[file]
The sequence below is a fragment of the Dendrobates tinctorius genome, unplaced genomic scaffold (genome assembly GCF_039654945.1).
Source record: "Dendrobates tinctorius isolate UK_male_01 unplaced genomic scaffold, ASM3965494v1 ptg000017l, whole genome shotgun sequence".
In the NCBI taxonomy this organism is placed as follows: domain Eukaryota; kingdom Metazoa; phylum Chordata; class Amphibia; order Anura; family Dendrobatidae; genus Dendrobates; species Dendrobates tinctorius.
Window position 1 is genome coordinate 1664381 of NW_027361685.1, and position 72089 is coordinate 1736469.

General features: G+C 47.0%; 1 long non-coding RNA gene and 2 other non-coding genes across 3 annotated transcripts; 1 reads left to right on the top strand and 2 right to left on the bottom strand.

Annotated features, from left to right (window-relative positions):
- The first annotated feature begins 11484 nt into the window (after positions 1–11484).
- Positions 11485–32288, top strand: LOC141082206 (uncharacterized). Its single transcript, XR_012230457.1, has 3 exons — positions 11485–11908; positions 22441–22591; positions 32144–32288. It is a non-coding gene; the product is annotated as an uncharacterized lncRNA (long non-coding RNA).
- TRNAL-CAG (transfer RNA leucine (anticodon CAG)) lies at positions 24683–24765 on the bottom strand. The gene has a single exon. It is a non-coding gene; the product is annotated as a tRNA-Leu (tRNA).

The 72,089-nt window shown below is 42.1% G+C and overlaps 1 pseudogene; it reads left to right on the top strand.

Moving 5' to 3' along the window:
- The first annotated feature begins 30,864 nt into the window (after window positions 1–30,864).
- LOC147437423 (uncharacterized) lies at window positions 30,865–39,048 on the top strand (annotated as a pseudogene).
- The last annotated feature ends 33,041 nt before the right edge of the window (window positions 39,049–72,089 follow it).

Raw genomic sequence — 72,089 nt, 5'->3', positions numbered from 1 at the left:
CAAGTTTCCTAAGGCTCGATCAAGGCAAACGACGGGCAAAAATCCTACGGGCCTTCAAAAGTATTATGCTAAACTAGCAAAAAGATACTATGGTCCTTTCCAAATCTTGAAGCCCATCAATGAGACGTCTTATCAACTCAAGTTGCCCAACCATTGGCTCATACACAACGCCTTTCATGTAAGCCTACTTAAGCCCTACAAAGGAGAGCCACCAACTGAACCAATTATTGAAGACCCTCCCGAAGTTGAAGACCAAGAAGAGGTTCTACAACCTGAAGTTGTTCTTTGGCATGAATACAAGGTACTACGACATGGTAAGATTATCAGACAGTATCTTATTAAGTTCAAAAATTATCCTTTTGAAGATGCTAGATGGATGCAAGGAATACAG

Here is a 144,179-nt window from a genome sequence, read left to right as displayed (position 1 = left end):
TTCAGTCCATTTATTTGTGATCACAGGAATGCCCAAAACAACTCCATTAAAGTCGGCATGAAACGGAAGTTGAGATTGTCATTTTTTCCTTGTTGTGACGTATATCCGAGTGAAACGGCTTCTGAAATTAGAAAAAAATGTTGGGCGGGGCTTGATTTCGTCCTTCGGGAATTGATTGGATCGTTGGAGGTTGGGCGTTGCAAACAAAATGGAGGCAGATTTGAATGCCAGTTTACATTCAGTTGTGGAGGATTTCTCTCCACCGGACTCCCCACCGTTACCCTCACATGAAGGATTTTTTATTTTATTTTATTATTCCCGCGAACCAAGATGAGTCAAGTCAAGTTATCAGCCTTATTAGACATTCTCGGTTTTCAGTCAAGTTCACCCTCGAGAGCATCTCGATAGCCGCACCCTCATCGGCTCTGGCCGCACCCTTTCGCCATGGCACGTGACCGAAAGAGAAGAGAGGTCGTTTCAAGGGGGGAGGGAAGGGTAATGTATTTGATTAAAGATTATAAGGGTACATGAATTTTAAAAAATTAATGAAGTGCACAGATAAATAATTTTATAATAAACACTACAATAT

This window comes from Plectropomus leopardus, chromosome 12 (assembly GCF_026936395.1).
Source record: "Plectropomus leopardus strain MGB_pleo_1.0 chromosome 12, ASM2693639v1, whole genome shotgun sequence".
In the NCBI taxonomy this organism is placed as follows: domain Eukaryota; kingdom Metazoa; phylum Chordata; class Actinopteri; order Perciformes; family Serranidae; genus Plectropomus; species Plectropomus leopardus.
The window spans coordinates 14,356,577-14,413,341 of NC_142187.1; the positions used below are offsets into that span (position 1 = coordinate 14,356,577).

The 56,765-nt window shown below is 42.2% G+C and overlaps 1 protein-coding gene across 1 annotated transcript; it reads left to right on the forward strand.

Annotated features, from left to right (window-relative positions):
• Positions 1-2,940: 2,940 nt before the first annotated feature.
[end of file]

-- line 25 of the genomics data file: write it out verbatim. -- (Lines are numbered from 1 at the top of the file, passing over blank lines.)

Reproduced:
• Positions 1-2,940: 2,940 nt before the first annotated feature.